How do Bitcoin ATMs work?

As Bitcoin gains prominence, the number and use of Bitcoin Teller Machines (BTMs) have considerably grown.

Bitcoin ATMs, also called Bitcoin Teller Machines (BTMs), aren’t really ATMs in the true sense of the term. Rather, these are physical centres where you can buy Bitcoins with fiat money and with some machines, sell Bitcoins too. Bitcoin ATMs are meant to offer access to Bitcoins to those who are not a part of the banking system.

Bitcoin ATMs also cater to the underbanked and the less tech-savvy people. Some just prefer the extra privacy that some BTMs offer when it comes to buying Bitcoin. Estimates peg the number of Bitcoin ATMs all over the world at around 1600, an exponential rise from just two years back when the number hovered around 450.

How do you use a BTM?

  • Search online to find a BTM near you. You can use services like CoinATMradar to locate your nearest BTM.
  • Depending on the manufacturer, the machine may support two-way transactions between Bitcoin and fiat money, that is, it allows you to buy as well as sell Bitcoin. Most machines only support fiat to Bitcoin transactions, that is, you can only buy Bitcoin with fiat money. Fiat money is nothing but legal tender issued by a government. It’s your basic currency of the country: rupees, dollars, roubles etc.
  • Very few machines allow you to buy Bitcoins without any ID, as most require your phone number or some other ID detail for access. Depending on the machine and the operator, you may have to divulge personal information to varying degrees. This is to meet compliance requirements and to keep your Bitcoins secure.
  • A BTM looks more or less like an ATM. You might be required to key in your phone number. After verification with a One Time Password (OTP), you are good to go and can buy Bitcoin now using the BTM. Some BTMs might require you to use the BTM scanner to provide an ID card such as a driver’s licence, passport etc.

Buying Bitcoin

  • Now that you’ve registered and verified your identity, it is time to buy some Bitcoins. Just enter the dollar amount for which you want to buy and slip in the fiat notes one by one into the designated deposit area.
  • After depositing the money, the machine either prints an offline wallet for you or sends Bitcoins to your Bitcoin wallet. Some machines might also offer to send your Bitcoins to your email address.
  • When you first start a Bitcoin wallet you get a slip of paper with a QR code printed on it. You can scan the code to get the private key and then use the private key in a wallet to gain access to the Bitcoins you’ve bought.
  • If you want the Bitcoins to be sent to your pre-existing wallet, you can scan a QR code representing your wallet address using the BTM scanner. Bitcoins are directly transferred to your wallet.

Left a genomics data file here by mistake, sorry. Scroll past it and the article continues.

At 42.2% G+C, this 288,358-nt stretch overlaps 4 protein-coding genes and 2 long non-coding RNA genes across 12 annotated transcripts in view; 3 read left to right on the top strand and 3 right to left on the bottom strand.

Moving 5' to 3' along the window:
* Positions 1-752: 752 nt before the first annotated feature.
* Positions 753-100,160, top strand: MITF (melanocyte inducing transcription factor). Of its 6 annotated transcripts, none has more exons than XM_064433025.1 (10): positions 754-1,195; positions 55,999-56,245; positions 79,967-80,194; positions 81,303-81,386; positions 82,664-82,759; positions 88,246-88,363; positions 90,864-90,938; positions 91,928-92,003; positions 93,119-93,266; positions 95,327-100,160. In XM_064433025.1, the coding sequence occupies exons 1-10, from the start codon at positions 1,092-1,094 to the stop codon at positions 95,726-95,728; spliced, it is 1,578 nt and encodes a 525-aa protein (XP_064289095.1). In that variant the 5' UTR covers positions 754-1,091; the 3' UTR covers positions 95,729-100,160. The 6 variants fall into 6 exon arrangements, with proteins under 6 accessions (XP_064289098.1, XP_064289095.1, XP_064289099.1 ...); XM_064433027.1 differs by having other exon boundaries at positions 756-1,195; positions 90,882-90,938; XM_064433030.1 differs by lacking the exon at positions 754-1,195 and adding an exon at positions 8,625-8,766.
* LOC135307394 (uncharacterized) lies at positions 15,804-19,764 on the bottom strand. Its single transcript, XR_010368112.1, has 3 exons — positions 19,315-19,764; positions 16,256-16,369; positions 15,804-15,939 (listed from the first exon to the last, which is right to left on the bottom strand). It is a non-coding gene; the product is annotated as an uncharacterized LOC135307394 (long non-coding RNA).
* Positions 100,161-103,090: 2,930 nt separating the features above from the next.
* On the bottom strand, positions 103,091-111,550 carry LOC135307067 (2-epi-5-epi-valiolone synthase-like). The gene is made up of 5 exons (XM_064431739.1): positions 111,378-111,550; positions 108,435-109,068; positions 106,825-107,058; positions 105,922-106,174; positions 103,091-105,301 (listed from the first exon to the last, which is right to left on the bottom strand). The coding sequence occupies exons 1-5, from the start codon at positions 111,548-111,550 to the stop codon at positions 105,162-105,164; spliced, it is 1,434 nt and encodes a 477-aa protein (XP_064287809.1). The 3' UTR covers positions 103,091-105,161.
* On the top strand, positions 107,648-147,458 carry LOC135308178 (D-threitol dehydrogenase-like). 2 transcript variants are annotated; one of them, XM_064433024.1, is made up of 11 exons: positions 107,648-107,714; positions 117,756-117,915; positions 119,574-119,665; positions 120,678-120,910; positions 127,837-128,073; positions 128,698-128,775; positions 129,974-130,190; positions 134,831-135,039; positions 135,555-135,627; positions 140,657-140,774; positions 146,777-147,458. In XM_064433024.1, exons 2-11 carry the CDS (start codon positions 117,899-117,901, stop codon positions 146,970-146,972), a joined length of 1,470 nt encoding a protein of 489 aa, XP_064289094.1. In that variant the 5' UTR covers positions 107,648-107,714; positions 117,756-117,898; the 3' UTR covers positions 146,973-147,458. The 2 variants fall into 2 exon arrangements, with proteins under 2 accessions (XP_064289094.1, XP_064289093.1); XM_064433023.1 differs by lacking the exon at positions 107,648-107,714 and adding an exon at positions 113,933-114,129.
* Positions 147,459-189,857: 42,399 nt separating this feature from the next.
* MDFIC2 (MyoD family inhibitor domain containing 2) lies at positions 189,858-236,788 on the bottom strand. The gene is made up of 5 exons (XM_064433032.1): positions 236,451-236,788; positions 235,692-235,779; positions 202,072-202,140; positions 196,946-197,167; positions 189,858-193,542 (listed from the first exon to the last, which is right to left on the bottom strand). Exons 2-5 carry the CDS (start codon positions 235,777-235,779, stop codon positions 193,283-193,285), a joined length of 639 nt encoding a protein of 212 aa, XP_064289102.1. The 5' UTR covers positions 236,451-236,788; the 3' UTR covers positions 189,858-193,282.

• If you choose to receive your Bitcoin by email, the QR code is sent to your email. Some services allow you to set a password to encrypt the email.

Once you’ve bought Bitcoins, you can now use them or just stay invested. The price of Bitcoin at these machines is typically 5–10% higher than the present going rates on exchanges due to added expenses such as rent, machine maintenance, regulatory requirements, charges, and volatility. Some still prefer to use these machines due to the ease of access or in the case of machines that don’t require an ID, absolute privacy.

Selling Bitcoin

  • To sell Bitcoin, you have to enter the amount of Bitcoin you want to sell and send it to the address displayed on the machine screen. Fiat money is dispensed after the transaction is complete.

The selling price offered at BTMs is also 5–10% less than the exchange rates.

The transaction process

The BTMs save Know Your Customer (KYC)/Anti Money Laundering (AMC) details, scrutinise them and report suspicious activity to the regulatory authority. After obtaining these details, the machines allow you to buy Bitcoin. The operators buy Bitcoin from exchanges and allow BTM users to withdraw Bitcoin from their wallets. One can buy as much Bitcoin as the operator holds.

Operating a BTM

In most jurisdictions, operating a BTM is a challenging task. BTM operators have to meet stringent regulatory norms. In the United States, operators have to register under the federal financial crimes enforcement network as well as obtain state-specific money transmitter licence.


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